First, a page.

Students at The Hollins secondary school in Accrington, Lancashire, are the first to benefit from a new software solution which allows the school to extend its strict Internet filters beyond the classroom, so they can be fully protected at home, or studying remotely. Whether they are using a smartphone, tablet, laptop or home PC, the students and their parents can be reassured that they are protected against exposure to inappropriate content, cyberattacks and malware threats.
The Hollins is the first school in the UK to install the networking software, designed by Cardiff-based iQuila. The main advantage of the connectivity technology is that it creates an environment for remote users that exactly duplicates the safe environment in school. In addition, iQuila can supportand manage thousands of connections simultaneously so students have an uninterrupted connection to the school’s online resources.
“We have a duty of care to protect our students and part of this is embracing technology that provides them with school-filtered Internet access at home,” said Steve Campbell, former Head Teacher at The Hollins and now CEO designate of the LET Education Trust. “The Internet is a major safeguarding issue, but by using iQuila we can fully encrypt any device that connects with our network through a simple software download. As well as protecting students, this will provide a high degree of reassurance to parents too.”
Another benefit to students at The Hollins, is that iQuila makes school software freely available to them at home. The school has organised this to reduce the financial burden on households and give all students the opportunity to learn remotely rather than being forced to complete work on the school site.
“The first set of students to start using iQuila at home have been our GCSE classes,” continued Mr Campbell. “It has been a difficult year for them, and they are already seeing the benefits of safer, more secure Internet access and the easy use of crucial software wherever they happen to be studying.”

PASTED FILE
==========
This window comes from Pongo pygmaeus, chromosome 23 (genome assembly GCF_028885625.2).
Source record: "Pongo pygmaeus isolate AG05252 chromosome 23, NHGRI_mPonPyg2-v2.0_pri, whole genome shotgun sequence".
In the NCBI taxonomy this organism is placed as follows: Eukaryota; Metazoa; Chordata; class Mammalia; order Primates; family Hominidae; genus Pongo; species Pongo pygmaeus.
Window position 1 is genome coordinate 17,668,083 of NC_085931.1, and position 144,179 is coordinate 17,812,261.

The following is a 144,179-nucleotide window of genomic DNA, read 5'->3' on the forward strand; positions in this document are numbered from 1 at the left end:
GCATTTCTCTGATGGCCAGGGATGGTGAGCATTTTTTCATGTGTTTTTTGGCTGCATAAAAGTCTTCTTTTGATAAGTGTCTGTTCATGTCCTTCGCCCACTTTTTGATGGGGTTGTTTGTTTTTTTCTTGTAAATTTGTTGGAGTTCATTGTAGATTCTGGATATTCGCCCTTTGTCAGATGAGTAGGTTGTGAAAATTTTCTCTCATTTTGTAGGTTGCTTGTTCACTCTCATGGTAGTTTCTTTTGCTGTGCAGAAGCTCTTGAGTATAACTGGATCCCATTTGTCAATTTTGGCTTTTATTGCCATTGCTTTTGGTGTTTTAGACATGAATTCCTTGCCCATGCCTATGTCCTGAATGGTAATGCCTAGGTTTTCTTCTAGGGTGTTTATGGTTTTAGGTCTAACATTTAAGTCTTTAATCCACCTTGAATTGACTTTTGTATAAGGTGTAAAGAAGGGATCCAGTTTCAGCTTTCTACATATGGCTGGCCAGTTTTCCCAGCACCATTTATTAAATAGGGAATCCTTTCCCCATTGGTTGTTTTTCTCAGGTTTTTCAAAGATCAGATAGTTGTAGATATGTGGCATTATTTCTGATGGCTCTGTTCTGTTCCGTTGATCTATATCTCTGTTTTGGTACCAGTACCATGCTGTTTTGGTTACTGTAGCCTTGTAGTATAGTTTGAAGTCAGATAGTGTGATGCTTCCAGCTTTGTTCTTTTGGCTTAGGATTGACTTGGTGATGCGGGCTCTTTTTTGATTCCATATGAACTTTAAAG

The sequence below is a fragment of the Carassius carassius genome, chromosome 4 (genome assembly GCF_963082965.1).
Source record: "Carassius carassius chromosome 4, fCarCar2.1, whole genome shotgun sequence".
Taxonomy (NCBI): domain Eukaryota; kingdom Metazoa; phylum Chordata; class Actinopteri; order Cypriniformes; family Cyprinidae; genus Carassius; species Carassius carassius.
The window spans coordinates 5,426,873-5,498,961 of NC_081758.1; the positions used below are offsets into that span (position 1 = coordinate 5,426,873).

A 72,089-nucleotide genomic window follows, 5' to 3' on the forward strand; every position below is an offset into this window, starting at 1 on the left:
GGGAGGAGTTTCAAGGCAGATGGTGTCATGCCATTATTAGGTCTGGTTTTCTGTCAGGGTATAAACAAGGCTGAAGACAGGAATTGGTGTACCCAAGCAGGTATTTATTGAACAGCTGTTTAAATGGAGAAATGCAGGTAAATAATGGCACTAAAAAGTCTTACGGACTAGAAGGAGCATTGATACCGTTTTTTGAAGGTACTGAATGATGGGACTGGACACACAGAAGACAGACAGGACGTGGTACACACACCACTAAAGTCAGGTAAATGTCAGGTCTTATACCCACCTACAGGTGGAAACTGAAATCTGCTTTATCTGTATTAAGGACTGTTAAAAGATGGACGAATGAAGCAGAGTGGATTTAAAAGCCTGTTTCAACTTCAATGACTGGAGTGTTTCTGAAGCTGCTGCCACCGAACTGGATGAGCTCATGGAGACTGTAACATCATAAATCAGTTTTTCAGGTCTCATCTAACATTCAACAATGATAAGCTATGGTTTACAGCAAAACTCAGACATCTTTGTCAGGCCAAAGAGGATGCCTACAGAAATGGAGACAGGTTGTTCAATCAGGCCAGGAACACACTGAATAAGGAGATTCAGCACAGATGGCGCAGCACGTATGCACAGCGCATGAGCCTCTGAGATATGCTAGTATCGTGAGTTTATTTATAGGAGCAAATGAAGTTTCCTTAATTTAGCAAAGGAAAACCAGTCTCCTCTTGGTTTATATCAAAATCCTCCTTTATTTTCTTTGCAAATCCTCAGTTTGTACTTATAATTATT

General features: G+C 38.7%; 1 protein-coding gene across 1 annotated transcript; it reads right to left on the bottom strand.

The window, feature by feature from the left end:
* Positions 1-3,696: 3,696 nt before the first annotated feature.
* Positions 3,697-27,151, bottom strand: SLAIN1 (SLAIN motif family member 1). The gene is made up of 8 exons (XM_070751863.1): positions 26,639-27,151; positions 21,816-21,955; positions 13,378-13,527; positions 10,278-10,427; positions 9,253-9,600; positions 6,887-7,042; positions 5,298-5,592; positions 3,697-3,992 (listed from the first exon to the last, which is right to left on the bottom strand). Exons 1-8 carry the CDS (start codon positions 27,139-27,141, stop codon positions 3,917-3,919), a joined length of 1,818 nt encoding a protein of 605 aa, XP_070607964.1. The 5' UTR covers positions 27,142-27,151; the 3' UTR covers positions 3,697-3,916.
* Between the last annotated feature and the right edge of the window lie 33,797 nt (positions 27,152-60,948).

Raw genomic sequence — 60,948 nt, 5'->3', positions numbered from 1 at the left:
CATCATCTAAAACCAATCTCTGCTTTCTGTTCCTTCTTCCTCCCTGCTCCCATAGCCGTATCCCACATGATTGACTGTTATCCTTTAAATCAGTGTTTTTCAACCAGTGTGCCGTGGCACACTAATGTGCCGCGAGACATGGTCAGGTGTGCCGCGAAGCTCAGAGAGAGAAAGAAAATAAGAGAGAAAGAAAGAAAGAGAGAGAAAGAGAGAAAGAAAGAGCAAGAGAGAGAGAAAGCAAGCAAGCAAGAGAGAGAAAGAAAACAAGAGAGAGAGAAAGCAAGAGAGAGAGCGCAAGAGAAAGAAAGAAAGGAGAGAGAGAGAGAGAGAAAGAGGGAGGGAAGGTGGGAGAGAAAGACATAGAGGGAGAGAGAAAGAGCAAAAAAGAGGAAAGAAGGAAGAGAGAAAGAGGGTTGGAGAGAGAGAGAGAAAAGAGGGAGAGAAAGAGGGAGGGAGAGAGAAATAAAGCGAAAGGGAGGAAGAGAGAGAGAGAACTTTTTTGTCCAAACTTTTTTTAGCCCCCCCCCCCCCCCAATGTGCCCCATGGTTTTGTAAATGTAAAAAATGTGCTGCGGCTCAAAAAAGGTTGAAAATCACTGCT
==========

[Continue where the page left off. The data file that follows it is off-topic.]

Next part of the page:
Javed Younis, a parent of a year 11 pupil at The Hollins, said: “I have had concerns about my son and other children browsing online or being involved in group threads, and the iQuila software has given me much greater peace of mind. Previously, my son asked me to help him remove pop-up boxes when he was watching online gaming videos, and they were clearly inappropriate. No parent wants their child to be exposed to this, so I feel very positive that through iQuila, he is being safeguarded when is on the Internet at home, and he completely understands the reason for downloading iQuila and keeping safe.”
iQuila becomes active on any device as soon as the user logs-in to ensure immediate protection. While it can be used on school-owned and personal devices, students have the option to turn off the software on their own devices at home.
Developed in the UK, iQuila is the world’s first ‘full’ Layer 2 software defined network which means that it provides a layer of security, performance, reliability and transparency that is not found in layer 3-type virtual private networks. The Virtual Extended Network in the solution uses AI to learn about the type of data traffic that appears on the remote connections and their journey into the office/school network. It optimises connectivity by prioritising certain data streams and filtering out duplicate data streams, common in the home, among other things.
As well as providing a connection that does not drop, even during high-speed travel or in areas of poor broadband, iQuila offers high level encryption and secures the device itself for maximum protection. It is generally used by businesses and organisations to connect multiple sites and remote workers, and this is the first time it has been used by a school in this way.
David Sweet, CEO of iQuila, said: “Being able to extend the safety blanket of school-filtered Internet to students at home is something we’ve been passionate about for a long time. We recognised the
potential our technology had for changing the face of learning at home many years ago and it’s been a pleasure working with a forward-thinking, progressive school like The Hollins to make it a reality for thousands of students. We know the difference it is already making to so many young people and teaching staff, and we look forward to rolling it out to many more schools in 2022.”
Steve Campbell also added “the formation of the new LET Education Trust will allow us to share this exciting development with all schools within the Trust, keeping our pupils safe while using the Internet or studying remotely.”